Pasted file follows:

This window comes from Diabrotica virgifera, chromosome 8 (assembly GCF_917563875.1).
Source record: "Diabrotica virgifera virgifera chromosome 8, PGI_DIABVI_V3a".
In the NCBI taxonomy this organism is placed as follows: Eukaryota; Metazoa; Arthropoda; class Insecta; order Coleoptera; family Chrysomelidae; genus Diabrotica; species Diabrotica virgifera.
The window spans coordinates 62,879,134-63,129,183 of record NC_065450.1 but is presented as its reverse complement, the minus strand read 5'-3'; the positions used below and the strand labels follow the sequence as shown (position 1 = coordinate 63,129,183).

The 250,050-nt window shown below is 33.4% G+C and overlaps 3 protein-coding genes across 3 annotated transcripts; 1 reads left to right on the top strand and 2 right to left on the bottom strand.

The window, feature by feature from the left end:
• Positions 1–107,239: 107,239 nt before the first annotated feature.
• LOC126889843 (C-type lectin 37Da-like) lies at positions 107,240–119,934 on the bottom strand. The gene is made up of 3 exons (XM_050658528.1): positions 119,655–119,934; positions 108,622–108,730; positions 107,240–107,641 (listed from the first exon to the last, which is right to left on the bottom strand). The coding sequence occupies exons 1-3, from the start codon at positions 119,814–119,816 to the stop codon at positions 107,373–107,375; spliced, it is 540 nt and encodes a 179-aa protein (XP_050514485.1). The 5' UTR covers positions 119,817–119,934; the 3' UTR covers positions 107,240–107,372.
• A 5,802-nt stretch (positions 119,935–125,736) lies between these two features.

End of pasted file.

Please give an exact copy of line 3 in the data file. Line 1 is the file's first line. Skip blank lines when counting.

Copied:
In the NCBI taxonomy this organism is placed as follows: Eukaryota; Metazoa; Arthropoda; class Insecta; order Coleoptera; family Chrysomelidae; genus Diabrotica; species Diabrotica virgifera.